Grandmaster Jou approached the study and teaching of taiji holistically, that is, he taught all its aspects: as a martial art, as a spiritual practice, as a philosophy, etc. He disapproved of those who taught the art in a fragmented fashion. Taught properly, he believed that all benefits became an effective byproduct of diligent taiji practice. Taught in fragmented fashion the benefits are equally fragmented. He understood that not everyone was the same. As such he taught people to begin their study by tailoring their practice to their body’s limits. He encouraged everyone, however, to extend those limits to their utmost. Lastly, it saddened him that so many teachers neglected to teach (and often didn't even know) the taiji principles and Daoist energy practices which comprise the heart of taiji.
As Grandmaster Jou’s understanding evolved so did his teachings. He had no illusions about his own abilities and never let ego get in the way of progress. For example, for years he taught his students to perform prebirth, or reverse, breathing during the practice of the form. However, he had also spent much time pondering a phrase which had cropped up in a number of ancient texts relating to qigong. The phrase was “wuxi zhixi,” roughly translated, “breathing without breathing.” Through much meditation and experimentation, Grandmaster Jou came to understand the phrase and, after years of teaching breathing the old way, he took up the practice of “breathing without breathing,” passing the knowledge on to his students (for more information see The Dao of Taijiquan).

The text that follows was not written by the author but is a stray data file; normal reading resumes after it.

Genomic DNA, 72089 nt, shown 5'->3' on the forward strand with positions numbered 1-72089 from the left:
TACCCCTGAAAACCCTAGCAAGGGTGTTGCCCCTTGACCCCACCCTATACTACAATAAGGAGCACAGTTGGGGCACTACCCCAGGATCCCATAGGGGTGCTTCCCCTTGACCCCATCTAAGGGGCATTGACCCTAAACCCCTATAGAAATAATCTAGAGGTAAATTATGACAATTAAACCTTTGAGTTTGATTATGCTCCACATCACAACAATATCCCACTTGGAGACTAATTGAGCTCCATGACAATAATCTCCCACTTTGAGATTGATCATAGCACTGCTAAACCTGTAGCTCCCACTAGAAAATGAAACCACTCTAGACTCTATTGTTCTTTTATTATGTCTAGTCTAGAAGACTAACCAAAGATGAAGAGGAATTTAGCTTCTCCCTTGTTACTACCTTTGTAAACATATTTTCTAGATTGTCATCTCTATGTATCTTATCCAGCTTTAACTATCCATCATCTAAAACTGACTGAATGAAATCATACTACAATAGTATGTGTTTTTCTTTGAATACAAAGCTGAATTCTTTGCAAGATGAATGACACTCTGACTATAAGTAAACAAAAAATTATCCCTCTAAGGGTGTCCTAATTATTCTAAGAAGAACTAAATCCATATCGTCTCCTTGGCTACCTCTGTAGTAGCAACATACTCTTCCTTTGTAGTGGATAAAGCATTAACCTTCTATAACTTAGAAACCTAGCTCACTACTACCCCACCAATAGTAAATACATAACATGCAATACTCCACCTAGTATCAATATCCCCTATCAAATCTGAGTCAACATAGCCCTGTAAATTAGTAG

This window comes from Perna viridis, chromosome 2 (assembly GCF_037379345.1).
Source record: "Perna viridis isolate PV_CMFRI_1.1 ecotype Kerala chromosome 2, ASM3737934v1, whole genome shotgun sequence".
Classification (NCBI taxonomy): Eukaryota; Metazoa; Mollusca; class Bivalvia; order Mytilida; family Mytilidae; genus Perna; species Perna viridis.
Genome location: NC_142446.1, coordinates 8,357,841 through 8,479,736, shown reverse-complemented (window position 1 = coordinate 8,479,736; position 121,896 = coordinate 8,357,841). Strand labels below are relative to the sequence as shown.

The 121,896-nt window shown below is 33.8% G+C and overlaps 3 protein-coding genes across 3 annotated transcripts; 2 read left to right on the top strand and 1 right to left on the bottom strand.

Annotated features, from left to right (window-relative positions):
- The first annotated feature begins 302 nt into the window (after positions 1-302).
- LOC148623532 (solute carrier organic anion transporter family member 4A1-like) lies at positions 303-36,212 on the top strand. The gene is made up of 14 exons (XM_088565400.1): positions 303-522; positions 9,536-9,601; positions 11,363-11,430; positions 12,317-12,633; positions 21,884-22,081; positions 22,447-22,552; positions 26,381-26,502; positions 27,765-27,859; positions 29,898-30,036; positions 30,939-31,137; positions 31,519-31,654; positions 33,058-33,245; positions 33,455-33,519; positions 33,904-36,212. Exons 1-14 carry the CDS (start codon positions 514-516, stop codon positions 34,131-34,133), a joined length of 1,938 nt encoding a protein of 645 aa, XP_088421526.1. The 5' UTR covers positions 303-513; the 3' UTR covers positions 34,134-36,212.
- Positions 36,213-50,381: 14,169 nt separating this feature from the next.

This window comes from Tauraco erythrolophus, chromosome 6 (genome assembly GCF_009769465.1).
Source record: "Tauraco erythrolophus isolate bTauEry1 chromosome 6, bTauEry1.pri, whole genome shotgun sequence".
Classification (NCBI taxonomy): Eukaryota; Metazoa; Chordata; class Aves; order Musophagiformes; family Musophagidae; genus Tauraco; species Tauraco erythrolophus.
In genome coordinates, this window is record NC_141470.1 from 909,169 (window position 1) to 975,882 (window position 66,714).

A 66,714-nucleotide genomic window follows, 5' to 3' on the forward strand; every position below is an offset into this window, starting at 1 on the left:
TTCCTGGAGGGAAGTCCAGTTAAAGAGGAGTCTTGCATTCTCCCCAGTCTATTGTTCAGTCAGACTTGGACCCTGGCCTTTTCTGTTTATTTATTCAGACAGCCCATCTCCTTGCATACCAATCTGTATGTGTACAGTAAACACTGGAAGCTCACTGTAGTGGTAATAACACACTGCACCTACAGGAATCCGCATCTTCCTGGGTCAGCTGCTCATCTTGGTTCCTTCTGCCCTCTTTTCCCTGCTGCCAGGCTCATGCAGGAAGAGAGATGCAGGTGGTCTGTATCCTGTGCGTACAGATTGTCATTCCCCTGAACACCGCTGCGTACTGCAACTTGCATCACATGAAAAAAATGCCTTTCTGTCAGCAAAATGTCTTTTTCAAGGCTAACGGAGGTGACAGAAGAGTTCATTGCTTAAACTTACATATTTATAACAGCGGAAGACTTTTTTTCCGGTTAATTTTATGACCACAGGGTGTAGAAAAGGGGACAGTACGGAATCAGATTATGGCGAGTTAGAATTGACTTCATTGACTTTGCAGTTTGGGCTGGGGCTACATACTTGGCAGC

As Grandmaster Jou’s understanding of taiji continued to progress he focused more and more on the “simpler is better” approach. He continued to refuse teaching weapons forms and warned his students that if they were to make any serious progress, they had to give up everything they’d learned and go back to the basics, focusing on the pure principles of taijiquan. He focused heavily on basic exercise drills, study of the classics, and the Chen Form. Many of his students abandoned him during this period, instead choosing to pursue easier avenues with quicker gratification. Still Grandmaster Jou would not relent. The dongjing, the “knowing energy” was upon him. He knew he was right and persevered. Unlike many of his contemporaries, he was a purist and refused to mix any other martial arts techniques into his practice of taiji. This, he claimed, was what led to his breakthroughs in the Art.